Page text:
Next Iron Chef: Duskie's Pineapple Problem
Before our 10 rivals landed in L.A. to compete on The Next Iron Chef, each was asked what ingredient they couldn’t live without on a desert island. And what do you know? The chefs' answers (ranging from corn and limes to chicken and whole pigs) determined their secret ingredient in the very first episode.
While Chef Duskie Estes had done so well in the first round, winning the sandwich challenge, her elimination-round meal landed her in the bottom three. Instead of utilizing the whole pig she received, she ended up preparing only a few cubes of skewered pork loin for her suckling pig surf-and-turf dish. While all the judges loved the broth and seafood components of her dish, even pork-obsessed Iron Chef Michael Symon said he thought the dish would be better without the pork, which tasted mushy—a secret ingredient failure.
What was the problem? Alton Brown mentioned the effect of the enzymes in pineapple on meats. Chef Estes said she thought the pineapple would make a good marinade, and she wasn’t entirely wrong. Pineapple contains an enzyme called bromelain, which actually breaks down proteins and can have great tenderizing properties. She selected the pork loin because it was the fastest-cooking cut of meat on the pig, but didn’t take into consideration that it was also the leanest, most tender, and most likely to completely break down from the pineapple’s enzymes.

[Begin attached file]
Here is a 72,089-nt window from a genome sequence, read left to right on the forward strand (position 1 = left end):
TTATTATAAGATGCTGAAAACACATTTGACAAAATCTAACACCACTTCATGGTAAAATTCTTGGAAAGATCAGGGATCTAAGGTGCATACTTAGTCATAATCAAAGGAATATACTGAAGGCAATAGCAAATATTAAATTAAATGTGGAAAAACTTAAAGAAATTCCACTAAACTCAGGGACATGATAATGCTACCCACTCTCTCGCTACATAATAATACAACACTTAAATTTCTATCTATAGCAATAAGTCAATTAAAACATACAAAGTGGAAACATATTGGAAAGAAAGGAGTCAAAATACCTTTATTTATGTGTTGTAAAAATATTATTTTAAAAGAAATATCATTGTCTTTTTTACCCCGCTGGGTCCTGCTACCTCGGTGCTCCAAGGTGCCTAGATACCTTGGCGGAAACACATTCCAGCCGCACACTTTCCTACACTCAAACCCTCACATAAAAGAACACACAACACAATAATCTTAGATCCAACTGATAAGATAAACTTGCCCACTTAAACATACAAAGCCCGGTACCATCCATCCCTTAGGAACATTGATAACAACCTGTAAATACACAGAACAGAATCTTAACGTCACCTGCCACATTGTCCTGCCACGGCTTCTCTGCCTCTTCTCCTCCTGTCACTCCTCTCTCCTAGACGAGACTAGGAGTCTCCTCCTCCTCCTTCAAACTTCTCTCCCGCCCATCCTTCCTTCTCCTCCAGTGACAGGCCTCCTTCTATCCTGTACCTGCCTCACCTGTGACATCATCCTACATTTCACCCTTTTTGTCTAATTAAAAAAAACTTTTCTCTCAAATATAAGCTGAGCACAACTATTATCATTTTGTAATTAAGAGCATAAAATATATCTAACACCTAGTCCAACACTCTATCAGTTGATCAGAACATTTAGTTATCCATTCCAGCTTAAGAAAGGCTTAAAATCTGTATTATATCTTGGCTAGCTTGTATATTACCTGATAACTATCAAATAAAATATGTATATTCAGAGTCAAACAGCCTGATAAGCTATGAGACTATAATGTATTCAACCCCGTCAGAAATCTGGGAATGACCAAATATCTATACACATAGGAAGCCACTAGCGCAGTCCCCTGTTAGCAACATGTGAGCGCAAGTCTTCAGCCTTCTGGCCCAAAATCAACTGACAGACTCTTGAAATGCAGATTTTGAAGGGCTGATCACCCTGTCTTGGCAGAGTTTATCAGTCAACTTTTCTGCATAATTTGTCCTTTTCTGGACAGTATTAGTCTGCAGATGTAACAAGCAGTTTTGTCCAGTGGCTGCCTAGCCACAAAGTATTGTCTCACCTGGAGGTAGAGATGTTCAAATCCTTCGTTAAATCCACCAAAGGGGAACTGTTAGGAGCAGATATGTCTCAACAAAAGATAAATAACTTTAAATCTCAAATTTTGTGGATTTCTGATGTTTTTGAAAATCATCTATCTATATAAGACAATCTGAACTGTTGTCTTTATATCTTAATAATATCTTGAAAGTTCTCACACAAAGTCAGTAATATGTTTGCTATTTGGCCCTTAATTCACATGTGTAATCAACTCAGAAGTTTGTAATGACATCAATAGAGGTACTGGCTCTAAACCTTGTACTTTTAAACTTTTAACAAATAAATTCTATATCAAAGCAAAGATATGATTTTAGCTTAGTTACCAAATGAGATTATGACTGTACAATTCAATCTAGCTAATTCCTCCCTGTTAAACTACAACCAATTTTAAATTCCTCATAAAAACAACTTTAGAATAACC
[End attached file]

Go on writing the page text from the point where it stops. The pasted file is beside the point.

Had Chef Estes chosen a tougher cut of meat, the pineapple may have worked better as the tenderizing marinade she envisioned. Fortunately for Duskie, this “fundamental flaw,” as the judges called it, did not send her home this round.
Don't let Chef Estes' mushy pork scare you off from cooking with pineapple. Try one of these five-star recipes that showcase the fruit in delicious ways:
Check out all the rivals' dishes in our behind-the-scenes photo gallery from Episode One.
Which rival chef do you think will get foiled this Sunday? Don't miss The Next Iron Chef at 9pm/8c.